In embodiments, the total protein yield of an insulin-Fc fusion protein after production in stably transfected CHO cells (e.g., CHO cell lines or CHO cell clones) and protein A purification is greater than 100 mg of insulin-Fc fusion protein per L (e.g. mg/L of culture media). In preferred embodiments, the total protein yield of an insulin-Fc fusion protein after production in stably transfected CHO cells (e.g. CHO cell lines or CHO cell clones) and protein A purification is greater than 150 mg insulin-Fc fusion protein/L of culture media (e.g., greater than 200 mg/L, greater than 300 mg/L, greater than 400 mg/L, greater than 500 mg/L, greater than 600 mg/L or more). In embodiments, the % homodimer of an insulin-Fc fusion protein after production in stably transfected CHO cells (e.g. CHO cell lines or CHO cell clones) and protein A purification is greater than 70% (e.g., greater than 80%, greater than 85%, greater than 90%, greater than 95%, greater than 96%, greater than 97%, greater than 98%, greater than 99%). In embodiments, the homodimer titer of an insulin-Fc fusion protein after production in stably transfected CHO cells (e.g. CHO cell lines or CHO cell clones) and protein A purification, calculated as the product between the insulin-Fc fusion total protein yield and the % homodimer is greater than 150 mg/L (e.g., greater than 200 mg/L, greater than 300 mg/L, greater than 400 mg/L, greater than 500 mg/L, greater than 600 mg/L or more).
Functional Features of Insulin-Fc Fusion Proteins
Described herein are methods for interacting with the insulin receptors to lower blood glucose in the target subject (e.g., dogs or humans), wherein the methods comprise administering to the subject an insulin-Fc fusion protein, e.g., a fusion protein described herein. In some embodiments, the subject has been diagnosed with diabetes (e.g., canine diabetes for dogs, or type 1 diabetes or type 2 diabetes for humans).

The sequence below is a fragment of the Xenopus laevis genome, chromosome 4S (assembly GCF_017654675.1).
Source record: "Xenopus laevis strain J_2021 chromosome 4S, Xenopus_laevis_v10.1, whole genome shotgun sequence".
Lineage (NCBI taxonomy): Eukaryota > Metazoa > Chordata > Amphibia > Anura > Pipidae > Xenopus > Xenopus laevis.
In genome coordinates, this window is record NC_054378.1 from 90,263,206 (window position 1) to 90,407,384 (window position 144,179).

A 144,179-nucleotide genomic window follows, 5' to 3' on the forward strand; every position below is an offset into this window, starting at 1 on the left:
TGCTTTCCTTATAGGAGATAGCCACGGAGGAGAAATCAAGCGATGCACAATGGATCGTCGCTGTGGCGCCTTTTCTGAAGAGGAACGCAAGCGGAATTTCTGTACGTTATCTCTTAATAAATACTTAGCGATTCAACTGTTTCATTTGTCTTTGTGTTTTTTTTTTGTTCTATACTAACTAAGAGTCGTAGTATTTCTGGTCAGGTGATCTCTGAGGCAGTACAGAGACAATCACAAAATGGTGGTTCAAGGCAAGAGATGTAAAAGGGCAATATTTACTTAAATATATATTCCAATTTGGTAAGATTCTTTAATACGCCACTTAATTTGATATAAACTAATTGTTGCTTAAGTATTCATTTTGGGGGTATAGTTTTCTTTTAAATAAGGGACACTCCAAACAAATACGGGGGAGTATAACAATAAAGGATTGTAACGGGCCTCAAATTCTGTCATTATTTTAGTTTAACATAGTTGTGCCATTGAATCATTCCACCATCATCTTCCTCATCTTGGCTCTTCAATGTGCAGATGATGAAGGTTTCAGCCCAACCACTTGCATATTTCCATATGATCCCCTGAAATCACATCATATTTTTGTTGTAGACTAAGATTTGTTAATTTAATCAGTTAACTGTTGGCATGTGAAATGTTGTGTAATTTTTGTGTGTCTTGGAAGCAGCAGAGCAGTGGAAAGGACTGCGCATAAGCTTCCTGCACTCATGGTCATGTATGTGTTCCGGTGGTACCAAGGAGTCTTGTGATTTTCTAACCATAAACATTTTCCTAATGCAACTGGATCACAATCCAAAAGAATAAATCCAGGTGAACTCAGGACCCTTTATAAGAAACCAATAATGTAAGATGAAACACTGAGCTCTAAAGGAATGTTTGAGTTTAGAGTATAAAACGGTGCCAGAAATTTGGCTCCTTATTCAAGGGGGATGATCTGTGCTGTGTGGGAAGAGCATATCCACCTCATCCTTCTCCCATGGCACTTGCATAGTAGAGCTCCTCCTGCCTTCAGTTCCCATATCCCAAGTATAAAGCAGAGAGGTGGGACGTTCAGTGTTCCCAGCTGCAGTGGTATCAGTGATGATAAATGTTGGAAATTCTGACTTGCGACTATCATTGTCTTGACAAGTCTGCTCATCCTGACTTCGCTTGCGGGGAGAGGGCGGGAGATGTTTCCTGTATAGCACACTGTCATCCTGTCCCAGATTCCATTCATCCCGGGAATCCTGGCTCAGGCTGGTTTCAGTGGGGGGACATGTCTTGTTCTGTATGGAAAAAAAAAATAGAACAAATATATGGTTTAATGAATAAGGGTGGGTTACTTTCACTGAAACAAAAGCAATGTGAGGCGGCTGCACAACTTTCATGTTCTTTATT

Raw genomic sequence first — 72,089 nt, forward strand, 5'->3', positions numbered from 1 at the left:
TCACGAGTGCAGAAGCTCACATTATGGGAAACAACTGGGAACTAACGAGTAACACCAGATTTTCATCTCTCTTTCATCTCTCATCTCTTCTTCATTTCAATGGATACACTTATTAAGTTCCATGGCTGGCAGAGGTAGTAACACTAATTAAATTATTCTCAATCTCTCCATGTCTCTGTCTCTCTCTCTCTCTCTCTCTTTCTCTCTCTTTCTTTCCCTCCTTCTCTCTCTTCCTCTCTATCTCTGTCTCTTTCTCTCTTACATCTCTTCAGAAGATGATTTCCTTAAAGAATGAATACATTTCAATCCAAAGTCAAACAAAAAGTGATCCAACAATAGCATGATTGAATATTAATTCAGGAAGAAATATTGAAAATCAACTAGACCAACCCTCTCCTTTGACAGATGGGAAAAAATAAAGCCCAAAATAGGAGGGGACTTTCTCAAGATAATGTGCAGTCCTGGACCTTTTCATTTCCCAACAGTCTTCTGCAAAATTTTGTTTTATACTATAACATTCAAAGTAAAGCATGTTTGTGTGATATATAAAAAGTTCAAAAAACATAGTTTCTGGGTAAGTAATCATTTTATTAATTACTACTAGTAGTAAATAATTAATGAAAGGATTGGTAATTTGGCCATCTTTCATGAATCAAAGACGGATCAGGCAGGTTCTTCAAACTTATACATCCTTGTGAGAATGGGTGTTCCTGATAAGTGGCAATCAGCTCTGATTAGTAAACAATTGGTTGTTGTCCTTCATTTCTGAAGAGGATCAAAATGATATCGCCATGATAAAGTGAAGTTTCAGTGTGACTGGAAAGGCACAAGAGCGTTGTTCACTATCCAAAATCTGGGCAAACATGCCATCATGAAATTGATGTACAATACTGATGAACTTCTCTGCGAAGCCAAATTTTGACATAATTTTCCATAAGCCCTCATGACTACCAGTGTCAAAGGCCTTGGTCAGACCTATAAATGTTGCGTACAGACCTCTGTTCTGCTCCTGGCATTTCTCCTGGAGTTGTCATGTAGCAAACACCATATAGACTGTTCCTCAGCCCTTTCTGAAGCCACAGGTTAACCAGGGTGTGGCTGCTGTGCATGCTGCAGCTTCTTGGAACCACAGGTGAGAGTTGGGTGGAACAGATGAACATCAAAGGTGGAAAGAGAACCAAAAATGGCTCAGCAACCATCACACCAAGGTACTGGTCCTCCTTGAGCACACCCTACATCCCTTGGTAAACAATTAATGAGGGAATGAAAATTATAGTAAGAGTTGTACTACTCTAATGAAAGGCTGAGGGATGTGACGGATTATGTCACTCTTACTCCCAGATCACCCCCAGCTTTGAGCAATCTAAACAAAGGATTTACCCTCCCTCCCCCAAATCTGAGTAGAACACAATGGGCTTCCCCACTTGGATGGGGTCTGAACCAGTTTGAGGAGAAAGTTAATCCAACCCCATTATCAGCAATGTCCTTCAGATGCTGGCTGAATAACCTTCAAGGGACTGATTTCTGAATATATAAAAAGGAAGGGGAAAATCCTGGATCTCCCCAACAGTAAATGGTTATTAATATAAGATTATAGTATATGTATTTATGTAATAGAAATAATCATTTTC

In embodiments, an insulin-Fc fusion protein described herein binds to the IR with an appreciable affinity as measured by the IC50 in the 4° C. IM-9 IR binding assay described in Example 12 (e.g. IC50 less than 5000 nM, IC50 less than 4000 nM, IC50 less than 3000 nM, IC less than 2400 nM, IC50 less than 2000 nM). Based on experience, only compounds exhibiting IR activity IC50 values less than 5000 nM, preferably less than 2400 nM and more preferably less than 2000 nM, were deemed likely to exhibit bioactivity in the target subject. Generally, higher affinity IR binding (i.e., lower IC50 values) is preferred. However, it is well-known that the clearance of insulin and insulin analogs (e.g., insulin polypeptides described herein) is governed primarily through binding to the IR followed by IR internalization and degradation within the cell. Therefore, insulin-Fc fusion protein configurations with too high of an IR binding affinity (i.e., too low of an IC50, e.g. an IC50 less than 500 nM) may be cleared too quickly from circulation resulting in a lower than desired duration of glucose-lowering bioactivity in the target subject.